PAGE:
Late last year, when the education publishing company Scholastic offered up about 60,000 square feet of sublease space at the top of the Soho office building 568 Broadway, the firm quickly found it wouldn’t be difficult to fill.
Within weeks, a host of tenants were competing for it, including several tech firms, one of the most active sectors of the leasing market in Manhattan right now. Tumblr, foursquare and AppNexus, all well-known names in the industry, moved to the front of the pack.
On the face of it, such a decision would seem easy. Of the three, only AppNexus, a firm that specializes in online advertising and is backed by the software giant Microsoft, is known to be profitable. But in a tech boom in which riches don’t always flow from the most likely sources, the deal for the space took a different turn.
The competition soon boiled down not to AppNexus but to Tumblr and foursquare, two companies that have become top brands in the new internet boom and have raised tens of millions of dollars in venture capital between them, but have yet to find income-producing platforms for their services.
Moda Operandi, an online retailer of ready-to-wear goods, is moving into its own Hudson Square area office space.
The firm will be moving from its current offices at 72 Madison Avenue to 315 Hudson Street, where it will take a 24,882 square foot space for a portion of the fifth floor.
In the nebulous realm of the World Wide Web, tech entities like Google and Amazon have the reach, the customer base and the income that have helped transform them from plucky start-ups into virtual mega-Wal-Marts—too big to fail, and omnipresent in practically every state, city, town and household.
But when it comes to an actual brick-and-mortar storefront, the tech titans pale in comparison.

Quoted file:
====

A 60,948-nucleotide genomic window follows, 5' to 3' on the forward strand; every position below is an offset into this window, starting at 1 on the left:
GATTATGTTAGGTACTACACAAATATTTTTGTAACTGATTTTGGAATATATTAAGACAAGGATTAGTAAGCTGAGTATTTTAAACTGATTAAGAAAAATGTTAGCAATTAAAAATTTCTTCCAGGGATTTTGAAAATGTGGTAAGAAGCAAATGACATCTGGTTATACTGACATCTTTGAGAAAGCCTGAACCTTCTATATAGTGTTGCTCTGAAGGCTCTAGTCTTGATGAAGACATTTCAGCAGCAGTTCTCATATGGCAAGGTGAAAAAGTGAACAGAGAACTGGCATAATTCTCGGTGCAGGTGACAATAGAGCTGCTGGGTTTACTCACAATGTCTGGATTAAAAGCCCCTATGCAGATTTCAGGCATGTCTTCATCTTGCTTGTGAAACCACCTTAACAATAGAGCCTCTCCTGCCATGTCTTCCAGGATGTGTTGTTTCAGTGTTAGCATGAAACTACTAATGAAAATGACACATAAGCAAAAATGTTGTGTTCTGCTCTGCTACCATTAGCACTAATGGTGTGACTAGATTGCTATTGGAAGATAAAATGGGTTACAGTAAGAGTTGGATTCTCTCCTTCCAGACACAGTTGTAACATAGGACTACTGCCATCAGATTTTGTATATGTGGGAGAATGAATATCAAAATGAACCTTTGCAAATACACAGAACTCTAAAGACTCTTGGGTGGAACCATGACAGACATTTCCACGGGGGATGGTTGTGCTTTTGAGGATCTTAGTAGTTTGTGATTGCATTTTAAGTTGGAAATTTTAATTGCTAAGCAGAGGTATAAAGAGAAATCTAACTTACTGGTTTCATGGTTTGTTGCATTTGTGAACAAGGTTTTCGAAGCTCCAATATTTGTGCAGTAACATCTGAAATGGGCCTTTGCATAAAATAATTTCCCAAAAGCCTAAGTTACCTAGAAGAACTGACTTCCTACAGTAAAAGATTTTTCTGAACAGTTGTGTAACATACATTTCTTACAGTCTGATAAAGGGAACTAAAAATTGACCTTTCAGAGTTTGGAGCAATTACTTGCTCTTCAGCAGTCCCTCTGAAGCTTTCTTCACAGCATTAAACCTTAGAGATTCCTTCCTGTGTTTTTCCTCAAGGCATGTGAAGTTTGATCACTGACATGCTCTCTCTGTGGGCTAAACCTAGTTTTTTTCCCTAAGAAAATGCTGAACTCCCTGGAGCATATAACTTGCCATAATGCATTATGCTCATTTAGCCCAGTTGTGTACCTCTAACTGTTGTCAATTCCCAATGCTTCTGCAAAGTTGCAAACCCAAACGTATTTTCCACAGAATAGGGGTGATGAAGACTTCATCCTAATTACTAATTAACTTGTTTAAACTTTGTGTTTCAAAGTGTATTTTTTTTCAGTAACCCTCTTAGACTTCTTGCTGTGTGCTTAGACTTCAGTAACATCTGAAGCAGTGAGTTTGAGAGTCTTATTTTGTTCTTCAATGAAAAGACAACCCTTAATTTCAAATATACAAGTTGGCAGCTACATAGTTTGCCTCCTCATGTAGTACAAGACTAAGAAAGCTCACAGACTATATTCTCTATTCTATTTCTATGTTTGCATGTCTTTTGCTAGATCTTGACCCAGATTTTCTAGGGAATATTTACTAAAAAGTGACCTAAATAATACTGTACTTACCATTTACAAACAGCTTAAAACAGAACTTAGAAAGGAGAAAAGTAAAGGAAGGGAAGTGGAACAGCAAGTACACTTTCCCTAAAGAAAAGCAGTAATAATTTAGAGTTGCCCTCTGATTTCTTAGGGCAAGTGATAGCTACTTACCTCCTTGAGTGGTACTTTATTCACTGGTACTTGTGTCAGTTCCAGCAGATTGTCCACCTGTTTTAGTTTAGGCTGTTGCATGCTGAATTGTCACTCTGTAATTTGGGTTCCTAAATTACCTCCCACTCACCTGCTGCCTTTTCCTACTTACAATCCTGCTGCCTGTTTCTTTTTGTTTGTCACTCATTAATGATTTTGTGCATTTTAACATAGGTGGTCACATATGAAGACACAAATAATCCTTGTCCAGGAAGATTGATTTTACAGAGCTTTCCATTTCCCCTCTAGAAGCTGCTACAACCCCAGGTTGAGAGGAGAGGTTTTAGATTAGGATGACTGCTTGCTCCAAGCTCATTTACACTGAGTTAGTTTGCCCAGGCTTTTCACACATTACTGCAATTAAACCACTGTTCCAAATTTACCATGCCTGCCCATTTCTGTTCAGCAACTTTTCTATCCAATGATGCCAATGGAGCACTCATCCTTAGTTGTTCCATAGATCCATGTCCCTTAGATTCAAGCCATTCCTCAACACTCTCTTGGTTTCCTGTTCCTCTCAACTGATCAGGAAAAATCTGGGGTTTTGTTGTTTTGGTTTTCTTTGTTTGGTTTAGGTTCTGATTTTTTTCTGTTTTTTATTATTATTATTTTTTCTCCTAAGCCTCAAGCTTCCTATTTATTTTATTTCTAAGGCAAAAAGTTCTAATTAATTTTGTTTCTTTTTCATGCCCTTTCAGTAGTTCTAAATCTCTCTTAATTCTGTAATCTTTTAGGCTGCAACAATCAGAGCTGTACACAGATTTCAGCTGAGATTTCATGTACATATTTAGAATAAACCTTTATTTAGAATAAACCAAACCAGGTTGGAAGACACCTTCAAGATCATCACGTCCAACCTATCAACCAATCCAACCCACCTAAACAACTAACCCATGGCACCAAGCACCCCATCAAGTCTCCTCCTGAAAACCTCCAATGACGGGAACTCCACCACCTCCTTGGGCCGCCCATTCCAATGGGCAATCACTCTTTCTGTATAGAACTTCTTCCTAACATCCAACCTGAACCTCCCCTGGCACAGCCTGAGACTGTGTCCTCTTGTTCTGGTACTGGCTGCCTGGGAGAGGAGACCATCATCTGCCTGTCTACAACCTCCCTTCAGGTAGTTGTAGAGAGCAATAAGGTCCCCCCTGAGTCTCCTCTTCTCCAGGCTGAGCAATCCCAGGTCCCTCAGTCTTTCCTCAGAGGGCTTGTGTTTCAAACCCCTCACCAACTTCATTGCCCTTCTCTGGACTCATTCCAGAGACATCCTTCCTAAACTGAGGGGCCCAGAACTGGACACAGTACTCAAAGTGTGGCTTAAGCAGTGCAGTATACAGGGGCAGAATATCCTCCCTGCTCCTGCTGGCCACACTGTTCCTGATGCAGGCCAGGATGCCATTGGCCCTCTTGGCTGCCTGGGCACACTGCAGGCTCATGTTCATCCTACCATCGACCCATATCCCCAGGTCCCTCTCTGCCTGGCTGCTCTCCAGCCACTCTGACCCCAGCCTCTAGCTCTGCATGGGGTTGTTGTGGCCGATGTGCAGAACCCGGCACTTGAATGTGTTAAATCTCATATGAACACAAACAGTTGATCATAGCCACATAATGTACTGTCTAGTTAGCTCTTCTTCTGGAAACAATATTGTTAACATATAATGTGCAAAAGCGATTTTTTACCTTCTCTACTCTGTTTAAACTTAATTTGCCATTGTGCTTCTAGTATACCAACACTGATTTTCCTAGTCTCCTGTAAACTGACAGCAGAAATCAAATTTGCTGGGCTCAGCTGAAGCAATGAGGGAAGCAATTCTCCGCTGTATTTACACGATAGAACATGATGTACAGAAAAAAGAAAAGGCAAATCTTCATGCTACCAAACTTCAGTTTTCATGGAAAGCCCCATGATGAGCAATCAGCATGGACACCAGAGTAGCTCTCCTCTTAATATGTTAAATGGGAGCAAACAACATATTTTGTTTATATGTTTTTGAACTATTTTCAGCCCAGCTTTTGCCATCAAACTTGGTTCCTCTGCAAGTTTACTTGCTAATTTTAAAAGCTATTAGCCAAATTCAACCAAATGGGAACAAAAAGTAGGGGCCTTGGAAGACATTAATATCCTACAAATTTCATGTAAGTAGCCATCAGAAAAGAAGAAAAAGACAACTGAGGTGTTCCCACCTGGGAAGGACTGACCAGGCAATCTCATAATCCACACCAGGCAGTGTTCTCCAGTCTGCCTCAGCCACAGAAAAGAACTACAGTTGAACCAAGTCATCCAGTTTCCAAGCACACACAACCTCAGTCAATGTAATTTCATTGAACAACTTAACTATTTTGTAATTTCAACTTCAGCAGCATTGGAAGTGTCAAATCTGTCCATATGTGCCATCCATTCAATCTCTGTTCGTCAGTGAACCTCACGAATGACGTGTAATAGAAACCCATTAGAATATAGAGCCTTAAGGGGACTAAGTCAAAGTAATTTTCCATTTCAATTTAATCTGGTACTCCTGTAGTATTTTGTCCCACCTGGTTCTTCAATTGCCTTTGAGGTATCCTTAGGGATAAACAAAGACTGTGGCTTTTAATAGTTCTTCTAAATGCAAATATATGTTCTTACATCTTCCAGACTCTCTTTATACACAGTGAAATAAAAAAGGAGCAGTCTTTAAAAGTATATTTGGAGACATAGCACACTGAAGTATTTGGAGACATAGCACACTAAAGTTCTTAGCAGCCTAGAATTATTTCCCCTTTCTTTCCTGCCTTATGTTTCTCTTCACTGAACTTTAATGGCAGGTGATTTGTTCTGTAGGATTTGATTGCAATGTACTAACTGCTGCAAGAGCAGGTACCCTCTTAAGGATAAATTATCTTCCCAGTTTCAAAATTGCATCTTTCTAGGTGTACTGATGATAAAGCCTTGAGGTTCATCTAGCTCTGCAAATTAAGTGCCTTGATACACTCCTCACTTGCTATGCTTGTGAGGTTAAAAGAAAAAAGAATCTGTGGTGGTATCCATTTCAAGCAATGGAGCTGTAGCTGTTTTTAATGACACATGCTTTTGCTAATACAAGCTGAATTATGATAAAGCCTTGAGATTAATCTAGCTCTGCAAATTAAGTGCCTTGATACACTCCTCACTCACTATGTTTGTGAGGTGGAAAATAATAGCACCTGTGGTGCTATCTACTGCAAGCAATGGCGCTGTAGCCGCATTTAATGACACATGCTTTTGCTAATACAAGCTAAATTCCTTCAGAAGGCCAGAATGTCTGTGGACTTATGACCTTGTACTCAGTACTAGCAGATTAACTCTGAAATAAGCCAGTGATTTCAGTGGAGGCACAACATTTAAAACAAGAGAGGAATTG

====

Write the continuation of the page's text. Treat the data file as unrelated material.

Google, as seemingly inseparable as it has become from one’s daily life, doesn’t sell tangible products. It offers Android, an operating system for smartphones, which is then sold off by third-party retailers like Verizon and Best Buy. But beyond that, its inventory is unknown.
Amazon’s ascendance in the virtual marketplace has spelled the eventual death of bookstores like Borders and electriconics retailers like Circuit City.
The fast-growing e-commerce sensation Fab.com is moving to lower Manhattan and doubling its space, The Commercial Observer has learned.
Fab.com is taking 23,500 square feet at 95 Morton Street, a 200,000-square-foot office building owned by the real estate company Brickman Associates.
Whether it’s revitalizing an old property with hip new tenants, or reassuring an established firm that its current address is the right fit, David E. Green showcases the kind of commercial real estate savvy that has earned him trust among an eclectic portfolio of clients.
Mr. Green’s peers recognize it, too, and that’s why the Cushman & Wakefield executive director has been named this year’s Real Estate Board of New York “Young Real Estate Man of the Year” recipient.